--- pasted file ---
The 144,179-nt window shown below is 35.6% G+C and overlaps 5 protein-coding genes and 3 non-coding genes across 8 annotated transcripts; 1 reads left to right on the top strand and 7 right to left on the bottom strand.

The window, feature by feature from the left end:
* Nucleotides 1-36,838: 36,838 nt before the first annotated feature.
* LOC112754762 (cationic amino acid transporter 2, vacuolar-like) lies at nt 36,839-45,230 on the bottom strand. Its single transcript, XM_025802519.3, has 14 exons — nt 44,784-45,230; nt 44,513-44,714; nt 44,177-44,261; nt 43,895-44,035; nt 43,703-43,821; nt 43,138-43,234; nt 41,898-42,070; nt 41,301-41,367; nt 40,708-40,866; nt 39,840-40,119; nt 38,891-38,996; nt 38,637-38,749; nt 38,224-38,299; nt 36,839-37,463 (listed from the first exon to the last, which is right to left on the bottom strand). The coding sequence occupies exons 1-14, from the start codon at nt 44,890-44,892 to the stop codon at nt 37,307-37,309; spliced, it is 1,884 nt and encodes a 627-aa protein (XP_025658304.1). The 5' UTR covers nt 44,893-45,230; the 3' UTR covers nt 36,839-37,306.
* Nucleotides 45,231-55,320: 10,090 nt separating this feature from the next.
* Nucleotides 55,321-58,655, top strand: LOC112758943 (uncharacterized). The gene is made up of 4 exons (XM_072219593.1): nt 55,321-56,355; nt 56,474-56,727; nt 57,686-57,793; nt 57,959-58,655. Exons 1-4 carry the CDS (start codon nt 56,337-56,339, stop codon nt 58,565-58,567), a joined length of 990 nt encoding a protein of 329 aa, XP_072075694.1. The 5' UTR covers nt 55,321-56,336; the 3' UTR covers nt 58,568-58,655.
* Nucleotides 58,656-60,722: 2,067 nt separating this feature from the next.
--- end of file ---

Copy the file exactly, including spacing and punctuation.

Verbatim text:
The 144,179-nt window shown below is 35.6% G+C and overlaps 5 protein-coding genes and 3 non-coding genes across 8 annotated transcripts; 1 reads left to right on the top strand and 7 right to left on the bottom strand.

The window, feature by feature from the left end:
* Nucleotides 1-36,838: 36,838 nt before the first annotated feature.
* LOC112754762 (cationic amino acid transporter 2, vacuolar-like) lies at nt 36,839-45,230 on the bottom strand. Its single transcript, XM_025802519.3, has 14 exons — nt 44,784-45,230; nt 44,513-44,714; nt 44,177-44,261; nt 43,895-44,035; nt 43,703-43,821; nt 43,138-43,234; nt 41,898-42,070; nt 41,301-41,367; nt 40,708-40,866; nt 39,840-40,119; nt 38,891-38,996; nt 38,637-38,749; nt 38,224-38,299; nt 36,839-37,463 (listed from the first exon to the last, which is right to left on the bottom strand). The coding sequence occupies exons 1-14, from the start codon at nt 44,890-44,892 to the stop codon at nt 37,307-37,309; spliced, it is 1,884 nt and encodes a 627-aa protein (XP_025658304.1). The 5' UTR covers nt 44,893-45,230; the 3' UTR covers nt 36,839-37,306.
* Nucleotides 45,231-55,320: 10,090 nt separating this feature from the next.
* Nucleotides 55,321-58,655, top strand: LOC112758943 (uncharacterized). The gene is made up of 4 exons (XM_072219593.1): nt 55,321-56,355; nt 56,474-56,727; nt 57,686-57,793; nt 57,959-58,655. Exons 1-4 carry the CDS (start codon nt 56,337-56,339, stop codon nt 58,565-58,567), a joined length of 990 nt encoding a protein of 329 aa, XP_072075694.1. The 5' UTR covers nt 55,321-56,336; the 3' UTR covers nt 58,568-58,655.
* Nucleotides 58,656-60,722: 2,067 nt separating this feature from the next.